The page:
a picture of himself.

One of them, a child who cried,
the other—Willow smiling wide:
“You were the world to me, my son,
And now that you are gone—
I only want to tell you now,
I heard your every song.”

He did his best all of his life,
when terrified awake at night,
his mother’s ghost appeared:
Don’t you love me?
Can you say it?
The forlorn loved one leered.
Willow tried to speak again,
just silence with his mouth open:
his mother disappeared.

He lay there in the bed, at night—
his hands clenching the covers tight,
hoping his mother would appear.
And sobbing Willow on his pillow,
thought that he could hear:
the love and comfort in his mother,
be replaced by fear.

VIII
THE LIGHTHOUSE GONE

In the years that after passed,
Willow seldom—if all—laughed,
instead in silence moped;
his father waited in the hall—
with his back against the wall,
that his son would see the light—
the light of God at night to strike,
that he might hear the good Lord call—
though all he heard was silence, all;
the shadows danced the night.
Amidst the shadows that he saw—
the ones that up his wall had crawled,
his mother— his dead lighthouse bright.

Anna’s ghost transparent white,
came to Roger in the night:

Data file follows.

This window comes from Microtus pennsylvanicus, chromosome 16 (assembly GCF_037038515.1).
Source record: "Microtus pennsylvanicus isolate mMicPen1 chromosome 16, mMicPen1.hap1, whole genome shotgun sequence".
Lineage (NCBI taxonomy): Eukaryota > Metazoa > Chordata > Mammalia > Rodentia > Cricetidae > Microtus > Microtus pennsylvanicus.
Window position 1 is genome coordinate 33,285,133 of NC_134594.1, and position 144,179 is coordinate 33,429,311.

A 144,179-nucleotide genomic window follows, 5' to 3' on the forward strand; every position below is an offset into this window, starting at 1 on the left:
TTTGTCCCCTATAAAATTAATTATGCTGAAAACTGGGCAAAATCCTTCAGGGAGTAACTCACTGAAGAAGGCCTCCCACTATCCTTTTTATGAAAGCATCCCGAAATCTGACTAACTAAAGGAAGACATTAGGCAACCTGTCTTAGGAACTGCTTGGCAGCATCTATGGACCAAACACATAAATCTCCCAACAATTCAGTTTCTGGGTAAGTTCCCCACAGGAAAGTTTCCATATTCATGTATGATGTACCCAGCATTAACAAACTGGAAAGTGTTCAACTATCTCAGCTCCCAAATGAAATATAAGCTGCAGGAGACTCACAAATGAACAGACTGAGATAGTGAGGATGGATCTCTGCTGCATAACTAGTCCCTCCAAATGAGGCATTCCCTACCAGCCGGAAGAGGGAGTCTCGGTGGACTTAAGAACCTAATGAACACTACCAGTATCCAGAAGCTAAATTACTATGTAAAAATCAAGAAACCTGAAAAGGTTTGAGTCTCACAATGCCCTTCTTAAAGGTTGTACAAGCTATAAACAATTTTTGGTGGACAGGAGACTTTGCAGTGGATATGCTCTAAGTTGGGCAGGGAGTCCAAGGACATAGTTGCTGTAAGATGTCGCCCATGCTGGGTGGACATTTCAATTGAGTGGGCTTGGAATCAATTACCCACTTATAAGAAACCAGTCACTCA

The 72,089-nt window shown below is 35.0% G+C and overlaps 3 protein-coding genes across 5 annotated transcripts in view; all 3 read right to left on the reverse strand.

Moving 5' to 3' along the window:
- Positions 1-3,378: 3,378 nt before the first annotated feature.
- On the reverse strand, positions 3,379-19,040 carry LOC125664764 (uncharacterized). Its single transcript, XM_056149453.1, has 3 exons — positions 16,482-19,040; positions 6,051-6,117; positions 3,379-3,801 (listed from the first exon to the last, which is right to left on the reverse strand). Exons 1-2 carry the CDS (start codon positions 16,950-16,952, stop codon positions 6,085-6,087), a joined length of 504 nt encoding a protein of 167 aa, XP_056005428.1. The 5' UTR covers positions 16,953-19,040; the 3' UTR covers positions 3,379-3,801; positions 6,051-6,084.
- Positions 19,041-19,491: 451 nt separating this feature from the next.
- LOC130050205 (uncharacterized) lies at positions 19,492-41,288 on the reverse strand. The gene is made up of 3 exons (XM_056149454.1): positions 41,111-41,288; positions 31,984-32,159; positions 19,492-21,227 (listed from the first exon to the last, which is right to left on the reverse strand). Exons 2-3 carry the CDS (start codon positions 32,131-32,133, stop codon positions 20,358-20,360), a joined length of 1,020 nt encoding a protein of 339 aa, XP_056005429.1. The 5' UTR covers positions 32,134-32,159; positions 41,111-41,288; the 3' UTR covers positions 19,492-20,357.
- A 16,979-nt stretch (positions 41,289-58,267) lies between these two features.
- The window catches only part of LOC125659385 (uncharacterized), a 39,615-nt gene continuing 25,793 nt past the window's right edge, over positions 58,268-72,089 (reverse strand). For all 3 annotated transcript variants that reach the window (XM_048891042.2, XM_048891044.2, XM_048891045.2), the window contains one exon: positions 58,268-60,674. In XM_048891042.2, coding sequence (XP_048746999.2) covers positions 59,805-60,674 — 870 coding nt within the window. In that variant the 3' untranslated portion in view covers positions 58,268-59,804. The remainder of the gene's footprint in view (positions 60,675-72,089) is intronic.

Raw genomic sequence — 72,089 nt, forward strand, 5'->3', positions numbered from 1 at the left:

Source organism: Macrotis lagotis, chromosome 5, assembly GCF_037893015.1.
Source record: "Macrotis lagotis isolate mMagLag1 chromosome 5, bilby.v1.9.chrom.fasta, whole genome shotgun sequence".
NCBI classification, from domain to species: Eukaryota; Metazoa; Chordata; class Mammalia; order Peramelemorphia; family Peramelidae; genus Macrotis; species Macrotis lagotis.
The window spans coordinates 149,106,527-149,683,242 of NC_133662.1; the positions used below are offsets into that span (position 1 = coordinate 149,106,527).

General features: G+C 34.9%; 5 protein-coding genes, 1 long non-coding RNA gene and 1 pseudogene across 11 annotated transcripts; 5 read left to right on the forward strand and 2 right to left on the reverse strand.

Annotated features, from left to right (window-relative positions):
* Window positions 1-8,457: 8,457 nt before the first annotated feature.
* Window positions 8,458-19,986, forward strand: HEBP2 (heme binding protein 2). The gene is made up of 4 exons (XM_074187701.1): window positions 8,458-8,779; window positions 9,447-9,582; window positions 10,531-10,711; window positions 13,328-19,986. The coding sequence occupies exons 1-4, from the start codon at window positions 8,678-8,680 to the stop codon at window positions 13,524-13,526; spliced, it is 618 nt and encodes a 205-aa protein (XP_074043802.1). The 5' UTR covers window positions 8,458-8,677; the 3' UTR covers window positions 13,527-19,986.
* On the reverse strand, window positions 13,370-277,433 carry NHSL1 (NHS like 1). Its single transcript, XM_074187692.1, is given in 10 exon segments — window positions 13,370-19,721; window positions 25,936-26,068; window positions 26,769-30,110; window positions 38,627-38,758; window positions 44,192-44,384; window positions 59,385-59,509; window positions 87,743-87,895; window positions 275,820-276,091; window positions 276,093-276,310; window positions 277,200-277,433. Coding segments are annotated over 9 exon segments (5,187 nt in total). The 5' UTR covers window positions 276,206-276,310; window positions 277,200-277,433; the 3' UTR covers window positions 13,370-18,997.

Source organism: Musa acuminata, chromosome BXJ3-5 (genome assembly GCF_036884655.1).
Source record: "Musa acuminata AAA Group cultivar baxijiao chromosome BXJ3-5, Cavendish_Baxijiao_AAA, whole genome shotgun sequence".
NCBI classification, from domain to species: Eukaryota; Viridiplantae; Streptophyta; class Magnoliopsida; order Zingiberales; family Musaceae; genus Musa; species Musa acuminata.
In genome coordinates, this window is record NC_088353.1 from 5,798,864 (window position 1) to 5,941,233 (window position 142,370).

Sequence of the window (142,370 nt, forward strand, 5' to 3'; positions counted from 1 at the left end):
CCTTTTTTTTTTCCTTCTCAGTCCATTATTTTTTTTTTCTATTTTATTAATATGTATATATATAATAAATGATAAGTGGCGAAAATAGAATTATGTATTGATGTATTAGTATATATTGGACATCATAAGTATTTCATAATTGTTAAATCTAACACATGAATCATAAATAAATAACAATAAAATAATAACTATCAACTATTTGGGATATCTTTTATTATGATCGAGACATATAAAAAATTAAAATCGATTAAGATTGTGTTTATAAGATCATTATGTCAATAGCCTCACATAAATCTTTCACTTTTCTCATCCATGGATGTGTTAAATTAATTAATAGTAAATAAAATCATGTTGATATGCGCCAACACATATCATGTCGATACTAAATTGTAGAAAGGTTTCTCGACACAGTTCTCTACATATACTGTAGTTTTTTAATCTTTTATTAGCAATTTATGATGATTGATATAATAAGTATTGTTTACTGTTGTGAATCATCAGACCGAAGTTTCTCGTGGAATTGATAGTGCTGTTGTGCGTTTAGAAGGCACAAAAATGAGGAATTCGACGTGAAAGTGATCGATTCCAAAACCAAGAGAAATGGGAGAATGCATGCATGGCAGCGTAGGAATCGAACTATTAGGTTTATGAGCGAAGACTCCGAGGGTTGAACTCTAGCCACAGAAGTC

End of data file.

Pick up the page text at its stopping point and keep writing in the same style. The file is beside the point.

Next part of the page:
I guess you’ve left me, nothing new,
my father and your father too.
I guess you’re gone,
and I have grown;
that’s what we always do.
We all leave, and in the end—
return to whence we came again,
and so the circle goes.

IX
THE NEVER ENDING VALLEY

The tragedy of those days gone,
his father underground, alone:
tacked pictures on the wall.
Where once was his father’s face,
his own sadness had replaced:
and above it, as with all:
he scrawled above his pictures, that,
what once was red was written black.
BASTARD in his blood he scrawled,
in his despair he heard a call—
the sickly God of old was back.
“If you wish to save your son,
I’m sure you know what must be done.”
and the voice slipped through the cracks.

Roger made the preparations,
for the junkie constellations.
The needle sighed, Roger, relieved,